Catacurian – Day 2 (part 2): Suquet de peix, salt cod tripe, and tortilla española

September 1, 2010

Lunchtime brought yet another marvelous meal. We began with an appetizer of tiny peppers stuffed with goat cheese, and more cured meats: jamón ibérico, salchichón, and chorizo.

The main dish was a savory rice dish served with tiny monkfish. The monkfish is the hideous gelatinous-looking fish that you see in the fresh fish display at the Pike Place Fish Market. You may recall the monkfish as the one that, when children or elegant ladies approach, lips curled, to more closely examine how disgusting the darn thing looks, the guys behind the counter quickly pull a cord attached to the fish’s mouth, making it appear to “snap” at whoever is nearby and scaring the bejeezus out of the ladies or children.

I found a video someone shot of that here on YouTube.

This dish is typically made with artichokes, but there weren’t any fresh ones to be had, so we skipped them in this dish. However, as of Wednesday morning (the date I’m adding this), this is my favorite dish so far. It was comfort food, which sounds almost odd to my Americanized taste palate since it was a fish dish. However, the rice had such a special texture, very creamy, and the flavor was simply outstanding. The secret, we learned, was the kind of rice—a special variety called bomba rice. I will bring some home. Also, I understand it is available at the Spanish Table – Yum!

Siesta time again. My buddies head out mornings, midday, and evening to walk around town – today was no exception. I elected to stay behind and write a bit, rest a bit, read a bit. Session two of cooking school was about to begin, and I wanted to be on top of my game.

We wandered downstairs around 6pm, and found all of this waiting for us:

Cuttlefish!

Into the pot they go...

So darned cute

Tonight, we were making three dishes: Suquet de Peix de Roca (Rock Fish Soup), Tortilla Española, and cuttlefish with salt cod tripe. (And please suspend judgment about the name of the latter until you hear more and see the photos – it was delectable!).

While we were preparing dinner, we snacked on more chorizo and the famous Arbequina olives, as well as some fabulous anchovy-stuffed olives.

This series of recipes was very complicated, but well worth the wait and the effort. We would have special guests for dinner: Jordi, the owner of the Escala Dei winery we visited earlier, his wife, their two children, and a nephew (from Andorra! Have you ever met anyone from Andorra before?). For the children, we would prepare a tortilla española, and it was time to get busy.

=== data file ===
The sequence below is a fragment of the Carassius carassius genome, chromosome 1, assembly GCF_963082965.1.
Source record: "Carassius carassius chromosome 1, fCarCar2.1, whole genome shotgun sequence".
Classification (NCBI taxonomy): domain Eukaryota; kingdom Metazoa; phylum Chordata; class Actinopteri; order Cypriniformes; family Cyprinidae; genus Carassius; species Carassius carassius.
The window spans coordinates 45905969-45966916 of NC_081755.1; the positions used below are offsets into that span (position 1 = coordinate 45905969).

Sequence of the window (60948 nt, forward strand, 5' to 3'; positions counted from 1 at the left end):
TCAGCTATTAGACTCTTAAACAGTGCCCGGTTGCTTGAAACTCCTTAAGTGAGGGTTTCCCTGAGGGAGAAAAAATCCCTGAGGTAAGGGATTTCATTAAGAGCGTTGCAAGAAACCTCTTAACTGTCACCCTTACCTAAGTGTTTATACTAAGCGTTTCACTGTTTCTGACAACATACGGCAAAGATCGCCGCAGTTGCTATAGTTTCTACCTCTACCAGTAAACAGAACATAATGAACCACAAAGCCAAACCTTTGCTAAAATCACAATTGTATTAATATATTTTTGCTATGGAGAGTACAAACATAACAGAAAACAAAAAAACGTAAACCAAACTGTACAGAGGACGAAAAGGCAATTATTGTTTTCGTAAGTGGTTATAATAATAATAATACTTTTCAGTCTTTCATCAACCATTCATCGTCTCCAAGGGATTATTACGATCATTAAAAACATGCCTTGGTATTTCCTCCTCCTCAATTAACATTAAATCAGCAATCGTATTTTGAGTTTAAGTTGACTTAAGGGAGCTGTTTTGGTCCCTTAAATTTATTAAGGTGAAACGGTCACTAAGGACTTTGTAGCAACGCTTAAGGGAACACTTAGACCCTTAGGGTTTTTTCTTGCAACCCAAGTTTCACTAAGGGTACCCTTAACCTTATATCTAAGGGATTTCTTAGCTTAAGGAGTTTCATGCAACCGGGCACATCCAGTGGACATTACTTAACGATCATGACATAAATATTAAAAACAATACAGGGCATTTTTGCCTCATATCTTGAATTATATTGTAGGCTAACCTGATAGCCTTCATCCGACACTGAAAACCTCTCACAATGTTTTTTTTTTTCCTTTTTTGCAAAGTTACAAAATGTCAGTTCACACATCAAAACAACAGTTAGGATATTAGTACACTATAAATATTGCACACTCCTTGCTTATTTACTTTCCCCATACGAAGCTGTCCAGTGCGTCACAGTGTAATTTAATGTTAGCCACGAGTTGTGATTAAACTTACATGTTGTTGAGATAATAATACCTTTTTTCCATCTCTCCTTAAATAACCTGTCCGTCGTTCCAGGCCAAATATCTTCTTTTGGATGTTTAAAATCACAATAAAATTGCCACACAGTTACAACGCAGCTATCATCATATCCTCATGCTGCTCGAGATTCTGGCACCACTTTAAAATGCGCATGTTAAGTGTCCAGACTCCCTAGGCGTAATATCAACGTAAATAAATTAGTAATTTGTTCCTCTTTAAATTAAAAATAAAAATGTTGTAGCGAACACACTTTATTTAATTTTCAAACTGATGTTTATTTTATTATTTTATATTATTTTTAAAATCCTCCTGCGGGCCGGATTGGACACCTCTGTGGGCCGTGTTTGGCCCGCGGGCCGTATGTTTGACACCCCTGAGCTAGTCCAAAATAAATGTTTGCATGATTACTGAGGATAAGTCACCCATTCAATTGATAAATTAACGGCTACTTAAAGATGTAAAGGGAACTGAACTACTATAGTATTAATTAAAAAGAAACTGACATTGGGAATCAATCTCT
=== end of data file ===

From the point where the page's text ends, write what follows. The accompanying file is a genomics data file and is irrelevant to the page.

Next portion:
Smiley-face eggs - Can you see it?

We fried some potatoes in olive oil, and added a bit of salt, and when they were pretty well cooked through, we added them into the eggs to let everything set up together, and then poured everything into a slightly smaller skillet to begin the rest of the cooking process. Here’s our classmate Michael flipping the tortilla here:


Dinner was amazing – we didn’t get a photo of our finished, plated dishes – we figured that, with so many additional guests, it would be kind of rude to snap away while everyone else was eating and trying to enjoy the food. Suffice it to say that the rock fish soup was extraordinary, as was the cuttlefish and salt cod tripe. We got to try a little sample of the tortilla española also, and it was super yummy, too.
Dinner finished up around 11, and we were all wiped out so headed to bed pretty quickly. ¡Hasta mañana!

Advertisements

One Response to “Catacurian – Day 2 (part 2): Suquet de peix, salt cod tripe, and tortilla española”


  1. […] opted to write for a bit instead, and managed to get our recap of Day 2 posted on the blog in spite of my near-constant belly-rubbing in an attempt to quell the […]


Leave a Reply

Fill in your details below or click an icon to log in:

WordPress.com Logo

You are commenting using your WordPress.com account. Log Out / Change )

Twitter picture

You are commenting using your Twitter account. Log Out / Change )

Facebook photo

You are commenting using your Facebook account. Log Out / Change )

Google+ photo

You are commenting using your Google+ account. Log Out / Change )

Connecting to %s

%d bloggers like this: